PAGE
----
If the first stage of maturity for an omnichannel retailer is global inventory visibility, the second is constrained inventory availability. Because while you cannot sell what you cannot see, you should not always sell everything you can see. Let us consider one of those complexities that the store introduces. Suppose we have a customer using our online commerce engine and he is shopping for a medium, navy blue crew neck sweater. And also let us suppose he needs gift wrapping and he needs to get the item within one day for a party tomorrow evening. So he has ‘constraints’ that need to be applied to his view of our global inventory so we do not promise him something we cannot deliver. We would not want to simply show him every single blue sweater that fits his need in our network – because if he went to pick it up in a store that had no gift wrapping or we showed it available in a location that could not deliver in time for his party then we going to cause significant frustration and ire in that customer. So, we instead provide a ‘view’ of our global inventory that is filtered, or constrained, by the other requirements in real time to the commerce engine. While this is a simple example there could be many of these ‘views’ created and dynamically delivered to the appropriate channel based on customer need, such as an overnight delivery requirement, or a network impact, such as reduced store labor capacity.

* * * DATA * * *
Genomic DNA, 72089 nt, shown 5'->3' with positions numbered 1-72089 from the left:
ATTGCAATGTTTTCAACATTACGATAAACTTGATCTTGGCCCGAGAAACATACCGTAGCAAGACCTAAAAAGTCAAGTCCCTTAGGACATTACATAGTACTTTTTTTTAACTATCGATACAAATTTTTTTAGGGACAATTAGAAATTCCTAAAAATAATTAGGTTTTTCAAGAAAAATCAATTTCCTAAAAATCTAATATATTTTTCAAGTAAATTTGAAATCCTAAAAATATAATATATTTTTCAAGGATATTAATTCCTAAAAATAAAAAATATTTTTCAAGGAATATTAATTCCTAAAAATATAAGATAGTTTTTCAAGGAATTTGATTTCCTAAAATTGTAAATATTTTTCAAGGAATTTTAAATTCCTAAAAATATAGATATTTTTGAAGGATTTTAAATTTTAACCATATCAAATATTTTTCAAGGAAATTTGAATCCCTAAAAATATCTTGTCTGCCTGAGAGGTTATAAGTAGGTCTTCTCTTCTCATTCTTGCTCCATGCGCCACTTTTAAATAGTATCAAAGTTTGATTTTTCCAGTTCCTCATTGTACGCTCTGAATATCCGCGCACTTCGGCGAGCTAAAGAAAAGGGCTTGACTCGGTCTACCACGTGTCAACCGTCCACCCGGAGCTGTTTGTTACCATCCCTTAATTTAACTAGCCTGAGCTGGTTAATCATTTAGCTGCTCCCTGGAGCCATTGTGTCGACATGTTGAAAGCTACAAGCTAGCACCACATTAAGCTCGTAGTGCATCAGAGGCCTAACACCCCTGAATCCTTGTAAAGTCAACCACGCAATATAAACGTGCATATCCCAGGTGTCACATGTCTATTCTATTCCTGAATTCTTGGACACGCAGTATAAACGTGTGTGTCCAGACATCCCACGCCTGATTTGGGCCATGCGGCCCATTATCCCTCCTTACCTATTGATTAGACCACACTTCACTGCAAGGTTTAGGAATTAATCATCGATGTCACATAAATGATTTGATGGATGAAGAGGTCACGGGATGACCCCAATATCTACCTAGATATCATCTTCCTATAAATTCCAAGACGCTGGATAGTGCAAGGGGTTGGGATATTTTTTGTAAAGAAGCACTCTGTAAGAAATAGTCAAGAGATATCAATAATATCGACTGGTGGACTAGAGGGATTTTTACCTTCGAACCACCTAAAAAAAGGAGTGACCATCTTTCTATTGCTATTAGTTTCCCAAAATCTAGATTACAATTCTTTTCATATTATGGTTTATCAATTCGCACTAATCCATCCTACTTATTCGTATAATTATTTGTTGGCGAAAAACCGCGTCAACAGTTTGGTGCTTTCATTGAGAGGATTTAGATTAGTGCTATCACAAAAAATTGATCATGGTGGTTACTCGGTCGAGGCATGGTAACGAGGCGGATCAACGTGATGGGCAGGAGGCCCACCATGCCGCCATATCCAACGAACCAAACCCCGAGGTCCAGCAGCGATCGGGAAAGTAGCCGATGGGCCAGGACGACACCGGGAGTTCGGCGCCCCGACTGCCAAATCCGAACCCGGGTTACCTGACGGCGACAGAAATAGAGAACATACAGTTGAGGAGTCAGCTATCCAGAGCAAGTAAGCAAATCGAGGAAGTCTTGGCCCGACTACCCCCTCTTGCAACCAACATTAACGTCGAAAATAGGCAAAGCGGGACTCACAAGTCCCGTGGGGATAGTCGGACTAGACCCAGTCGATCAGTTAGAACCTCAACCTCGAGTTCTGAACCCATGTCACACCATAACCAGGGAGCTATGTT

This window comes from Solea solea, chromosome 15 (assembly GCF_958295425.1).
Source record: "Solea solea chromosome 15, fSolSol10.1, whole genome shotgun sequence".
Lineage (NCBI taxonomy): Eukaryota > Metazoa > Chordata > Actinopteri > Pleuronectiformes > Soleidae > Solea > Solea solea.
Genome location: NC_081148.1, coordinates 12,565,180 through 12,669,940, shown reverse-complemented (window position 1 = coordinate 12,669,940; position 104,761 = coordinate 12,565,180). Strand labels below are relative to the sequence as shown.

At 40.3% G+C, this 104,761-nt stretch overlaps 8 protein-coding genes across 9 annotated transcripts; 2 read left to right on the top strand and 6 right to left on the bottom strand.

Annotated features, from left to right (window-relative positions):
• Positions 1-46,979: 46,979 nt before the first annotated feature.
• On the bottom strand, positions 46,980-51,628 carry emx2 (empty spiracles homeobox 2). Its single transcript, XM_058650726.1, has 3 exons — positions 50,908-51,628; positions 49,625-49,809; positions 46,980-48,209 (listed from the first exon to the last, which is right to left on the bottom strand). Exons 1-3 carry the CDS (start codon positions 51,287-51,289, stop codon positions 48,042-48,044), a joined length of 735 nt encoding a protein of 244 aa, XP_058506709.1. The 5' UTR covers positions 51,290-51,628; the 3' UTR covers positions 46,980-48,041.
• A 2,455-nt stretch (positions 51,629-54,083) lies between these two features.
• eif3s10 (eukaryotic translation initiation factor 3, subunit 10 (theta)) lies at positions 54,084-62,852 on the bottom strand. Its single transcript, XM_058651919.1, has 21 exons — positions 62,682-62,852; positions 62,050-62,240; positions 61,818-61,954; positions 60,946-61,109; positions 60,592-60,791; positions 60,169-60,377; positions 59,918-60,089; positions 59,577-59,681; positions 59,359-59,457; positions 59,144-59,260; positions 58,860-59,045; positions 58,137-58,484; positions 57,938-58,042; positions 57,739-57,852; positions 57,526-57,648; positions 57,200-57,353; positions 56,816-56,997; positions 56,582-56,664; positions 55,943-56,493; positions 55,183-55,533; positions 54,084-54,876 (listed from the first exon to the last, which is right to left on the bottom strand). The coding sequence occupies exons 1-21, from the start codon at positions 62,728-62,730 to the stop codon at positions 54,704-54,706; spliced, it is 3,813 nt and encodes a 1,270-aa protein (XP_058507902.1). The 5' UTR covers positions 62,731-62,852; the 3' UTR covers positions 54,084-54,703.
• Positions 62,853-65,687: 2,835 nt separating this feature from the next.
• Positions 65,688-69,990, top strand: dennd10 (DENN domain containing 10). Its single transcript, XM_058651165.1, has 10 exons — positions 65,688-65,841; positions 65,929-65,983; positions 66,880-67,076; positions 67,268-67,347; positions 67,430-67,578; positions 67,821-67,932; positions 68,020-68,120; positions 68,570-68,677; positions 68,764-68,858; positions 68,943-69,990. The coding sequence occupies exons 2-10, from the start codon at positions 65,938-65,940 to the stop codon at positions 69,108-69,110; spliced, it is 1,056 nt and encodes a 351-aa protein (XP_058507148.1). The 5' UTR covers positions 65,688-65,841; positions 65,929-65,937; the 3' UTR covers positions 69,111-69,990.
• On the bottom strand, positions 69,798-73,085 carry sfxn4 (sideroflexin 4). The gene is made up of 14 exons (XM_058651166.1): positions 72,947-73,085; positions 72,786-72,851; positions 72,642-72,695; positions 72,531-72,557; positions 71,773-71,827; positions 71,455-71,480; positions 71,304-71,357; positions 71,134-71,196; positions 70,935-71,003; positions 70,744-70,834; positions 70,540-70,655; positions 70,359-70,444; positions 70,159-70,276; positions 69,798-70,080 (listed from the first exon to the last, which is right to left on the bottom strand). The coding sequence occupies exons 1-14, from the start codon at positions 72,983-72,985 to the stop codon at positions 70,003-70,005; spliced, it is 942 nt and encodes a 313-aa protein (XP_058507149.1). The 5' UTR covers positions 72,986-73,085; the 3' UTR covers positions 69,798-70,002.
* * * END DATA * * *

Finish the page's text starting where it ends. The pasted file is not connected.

But while a view of inventory corrected for needs and capabilities certainly helps with the commitment to the customer and fulfilling that promise, they do not, necessarily help us determine the most profitable way to deliver on that promise. Remember our example of apparel merchants enabling store pick-up and shipping options and how they struggled with margin degradation?
The third phase of inventory maturity for our omnichannel retailer is, perhaps, the most crucial – real-time inventory sourcing optimization. It is important to offer omnichannel services to our customers in order to compete, and 76% of retail CEOs feel the next 3 years are more critical than the past 50 years. But being able to deliver omnichannel profitably is needed to survive, and only 10% of industry leaders believe they can make a profit while fulfilling omnichannel demand. The reason is because retailers are trying to deliver very complex capabilities with solutions that were designed when 4 or 5 distribution centers was considered sophisticated. The majority of solutions being used today were never designed with omnichannel in mind, and require a tremendous amount of effort, baling wire and scotch tape to pull off; and every one of those appeasements or workarounds erodes profitability.